Human rights, sex work, HIS/AIDS in Peru: joining the academy and sex worker's organizations
G.A. Perez Luna, A. Rosasco, J. Villayzan, A. Villón
Instituto de Estudios en Salud, Sexualidad y Desarrollo Humano, Capacitación, Lima, Peru
Issues: Female and transgender sex workers are profoundly socially excluded communities in Peru. They are denied to basic human rights, have limited access to health services and are exposed to state violence and social suffering. These conditions contribute to increase their vulnerability to contracting HIV/AIDS. A consortium formed by three organizations: one from transgender people, one from female sex workers and one academic institution, collaborated in an intervention designed to reduce sex workers vulnerabilities improving the environment in which they carry out their work.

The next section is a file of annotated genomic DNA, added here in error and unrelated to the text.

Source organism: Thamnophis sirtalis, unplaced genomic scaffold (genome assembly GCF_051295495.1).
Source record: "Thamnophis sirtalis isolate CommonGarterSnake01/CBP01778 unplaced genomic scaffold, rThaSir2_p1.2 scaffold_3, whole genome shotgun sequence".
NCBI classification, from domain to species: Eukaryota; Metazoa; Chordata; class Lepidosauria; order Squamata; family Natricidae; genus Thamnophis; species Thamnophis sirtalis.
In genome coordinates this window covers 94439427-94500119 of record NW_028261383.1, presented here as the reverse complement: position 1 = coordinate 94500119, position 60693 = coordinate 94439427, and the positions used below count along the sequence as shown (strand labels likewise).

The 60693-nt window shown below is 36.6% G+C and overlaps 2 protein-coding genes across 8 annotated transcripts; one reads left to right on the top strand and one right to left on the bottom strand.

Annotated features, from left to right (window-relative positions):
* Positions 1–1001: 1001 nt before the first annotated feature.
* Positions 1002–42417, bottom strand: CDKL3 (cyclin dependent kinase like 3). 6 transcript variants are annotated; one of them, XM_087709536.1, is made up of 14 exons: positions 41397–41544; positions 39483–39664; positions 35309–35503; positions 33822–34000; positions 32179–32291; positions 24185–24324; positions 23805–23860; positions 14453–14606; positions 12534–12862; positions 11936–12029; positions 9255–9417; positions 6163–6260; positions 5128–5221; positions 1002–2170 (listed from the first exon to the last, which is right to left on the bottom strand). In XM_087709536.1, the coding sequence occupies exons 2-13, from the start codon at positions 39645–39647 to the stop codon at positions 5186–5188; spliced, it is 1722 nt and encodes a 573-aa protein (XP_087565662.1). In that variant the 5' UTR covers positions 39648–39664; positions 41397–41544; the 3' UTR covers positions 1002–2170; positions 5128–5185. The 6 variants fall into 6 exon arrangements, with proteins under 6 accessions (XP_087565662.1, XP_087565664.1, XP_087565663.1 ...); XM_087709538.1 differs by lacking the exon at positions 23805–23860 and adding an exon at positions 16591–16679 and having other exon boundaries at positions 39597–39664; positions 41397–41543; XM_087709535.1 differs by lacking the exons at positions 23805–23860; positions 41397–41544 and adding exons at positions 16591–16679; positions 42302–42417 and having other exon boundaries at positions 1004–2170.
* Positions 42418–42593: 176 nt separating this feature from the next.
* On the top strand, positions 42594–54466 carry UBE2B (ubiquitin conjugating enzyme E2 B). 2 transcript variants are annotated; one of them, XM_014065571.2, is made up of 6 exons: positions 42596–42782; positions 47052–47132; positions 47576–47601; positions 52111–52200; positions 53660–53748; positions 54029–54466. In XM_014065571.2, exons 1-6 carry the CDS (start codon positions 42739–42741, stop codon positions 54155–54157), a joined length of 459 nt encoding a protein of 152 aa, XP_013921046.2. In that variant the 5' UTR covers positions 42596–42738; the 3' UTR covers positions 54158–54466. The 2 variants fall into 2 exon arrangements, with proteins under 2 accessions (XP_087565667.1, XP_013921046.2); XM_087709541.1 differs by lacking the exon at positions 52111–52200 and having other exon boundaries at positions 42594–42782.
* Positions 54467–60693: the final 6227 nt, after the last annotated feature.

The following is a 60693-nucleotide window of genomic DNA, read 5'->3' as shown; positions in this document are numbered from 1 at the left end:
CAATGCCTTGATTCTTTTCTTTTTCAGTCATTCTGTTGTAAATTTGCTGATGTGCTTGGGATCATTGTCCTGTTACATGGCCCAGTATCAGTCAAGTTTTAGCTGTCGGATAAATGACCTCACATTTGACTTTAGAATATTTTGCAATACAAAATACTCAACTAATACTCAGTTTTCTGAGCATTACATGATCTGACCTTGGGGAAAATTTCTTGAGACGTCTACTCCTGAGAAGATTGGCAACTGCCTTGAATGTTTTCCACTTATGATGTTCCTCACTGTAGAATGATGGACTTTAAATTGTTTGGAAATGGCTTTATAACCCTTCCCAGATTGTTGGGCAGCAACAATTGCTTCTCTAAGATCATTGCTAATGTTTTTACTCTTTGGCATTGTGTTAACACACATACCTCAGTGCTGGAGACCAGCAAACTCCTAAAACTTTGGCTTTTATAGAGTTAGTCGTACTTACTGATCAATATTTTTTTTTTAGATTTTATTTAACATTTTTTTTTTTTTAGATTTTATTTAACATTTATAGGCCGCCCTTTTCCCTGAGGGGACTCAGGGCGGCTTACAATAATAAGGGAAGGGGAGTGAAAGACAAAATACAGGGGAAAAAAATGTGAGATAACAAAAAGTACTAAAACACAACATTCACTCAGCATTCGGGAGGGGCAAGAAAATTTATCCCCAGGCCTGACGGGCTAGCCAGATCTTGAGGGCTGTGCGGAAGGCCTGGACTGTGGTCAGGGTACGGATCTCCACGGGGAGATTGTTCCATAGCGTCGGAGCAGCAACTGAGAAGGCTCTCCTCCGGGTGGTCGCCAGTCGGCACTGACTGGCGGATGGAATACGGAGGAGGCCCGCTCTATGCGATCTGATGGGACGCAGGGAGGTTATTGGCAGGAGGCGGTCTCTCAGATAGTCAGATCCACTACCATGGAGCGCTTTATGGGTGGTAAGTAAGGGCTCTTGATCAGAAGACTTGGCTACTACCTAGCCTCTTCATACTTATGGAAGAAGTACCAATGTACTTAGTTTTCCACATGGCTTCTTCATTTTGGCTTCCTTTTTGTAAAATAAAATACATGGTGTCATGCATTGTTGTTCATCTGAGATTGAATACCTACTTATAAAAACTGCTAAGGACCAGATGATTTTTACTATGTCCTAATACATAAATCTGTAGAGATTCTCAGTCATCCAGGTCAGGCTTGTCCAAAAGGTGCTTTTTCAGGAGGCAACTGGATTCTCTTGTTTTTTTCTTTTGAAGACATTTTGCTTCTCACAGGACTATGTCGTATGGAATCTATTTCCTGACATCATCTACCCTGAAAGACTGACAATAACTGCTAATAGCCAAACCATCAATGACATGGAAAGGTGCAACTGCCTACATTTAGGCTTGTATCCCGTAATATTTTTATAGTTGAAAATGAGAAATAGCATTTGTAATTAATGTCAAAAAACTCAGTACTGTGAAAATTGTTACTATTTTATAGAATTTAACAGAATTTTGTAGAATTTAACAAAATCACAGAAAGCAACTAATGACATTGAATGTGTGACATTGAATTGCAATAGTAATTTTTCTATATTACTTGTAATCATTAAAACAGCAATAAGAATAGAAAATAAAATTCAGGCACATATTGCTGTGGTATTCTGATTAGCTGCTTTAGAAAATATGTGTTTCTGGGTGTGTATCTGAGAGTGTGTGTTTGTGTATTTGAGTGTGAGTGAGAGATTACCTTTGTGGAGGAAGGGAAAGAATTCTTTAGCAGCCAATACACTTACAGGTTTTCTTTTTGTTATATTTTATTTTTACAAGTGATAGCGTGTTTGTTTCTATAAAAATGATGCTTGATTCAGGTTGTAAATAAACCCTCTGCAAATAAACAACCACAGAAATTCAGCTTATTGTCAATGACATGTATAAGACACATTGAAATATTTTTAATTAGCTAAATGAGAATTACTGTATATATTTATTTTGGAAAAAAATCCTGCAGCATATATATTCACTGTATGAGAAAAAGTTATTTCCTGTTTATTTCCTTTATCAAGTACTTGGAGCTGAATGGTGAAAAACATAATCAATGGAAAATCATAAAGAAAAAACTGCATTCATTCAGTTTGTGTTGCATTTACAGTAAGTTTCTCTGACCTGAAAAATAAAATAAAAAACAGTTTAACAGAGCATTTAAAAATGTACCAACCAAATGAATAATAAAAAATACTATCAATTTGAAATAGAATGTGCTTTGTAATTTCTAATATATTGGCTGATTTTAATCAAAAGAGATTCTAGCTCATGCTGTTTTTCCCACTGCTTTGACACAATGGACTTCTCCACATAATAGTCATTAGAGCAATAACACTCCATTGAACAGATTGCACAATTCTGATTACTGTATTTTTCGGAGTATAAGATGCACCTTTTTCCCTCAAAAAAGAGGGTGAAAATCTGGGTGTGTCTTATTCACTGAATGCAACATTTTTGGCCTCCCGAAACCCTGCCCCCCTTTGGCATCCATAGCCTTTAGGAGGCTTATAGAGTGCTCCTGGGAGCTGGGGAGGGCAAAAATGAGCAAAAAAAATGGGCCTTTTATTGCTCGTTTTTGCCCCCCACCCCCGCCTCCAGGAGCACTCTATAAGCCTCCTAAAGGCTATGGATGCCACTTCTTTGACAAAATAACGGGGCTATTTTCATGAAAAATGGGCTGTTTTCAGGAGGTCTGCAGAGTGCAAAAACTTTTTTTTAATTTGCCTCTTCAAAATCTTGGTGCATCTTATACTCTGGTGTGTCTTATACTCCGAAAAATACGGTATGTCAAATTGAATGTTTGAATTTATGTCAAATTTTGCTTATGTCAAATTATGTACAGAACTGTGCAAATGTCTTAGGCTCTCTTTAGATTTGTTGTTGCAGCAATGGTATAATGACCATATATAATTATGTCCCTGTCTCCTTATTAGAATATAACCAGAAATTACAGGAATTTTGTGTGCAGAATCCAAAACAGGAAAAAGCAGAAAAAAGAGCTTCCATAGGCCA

Description: In 4 Peruvian regions, this project implemented sensitization training for national and local police in order to reduce discrimination and violence toward these populations, improved the legal framework to decriminalize sexual work and focused on strengthening the participation and organization of sex workers.
Lessons learned: Sex workers have strengthened their leadership, which has enabled them to negotiate and advocate with government and civil society. Police were sensitized on sex work, human rights and HIV/AIDS. We developed a new law proposal drafted by the female and transgender sex workers, in order to protect their human rights and improve the context in which sex work is practiced. Academy and sex workers organizations developed an interesting collaborative work experience that allowed them to look for consensus toward achieving common goals.
Next steps: The law proposal needs more discussion and socialization among different groups of sex workers before being presented. We need to continue to work mainly with police officers and extend this experience to other regions of the country.
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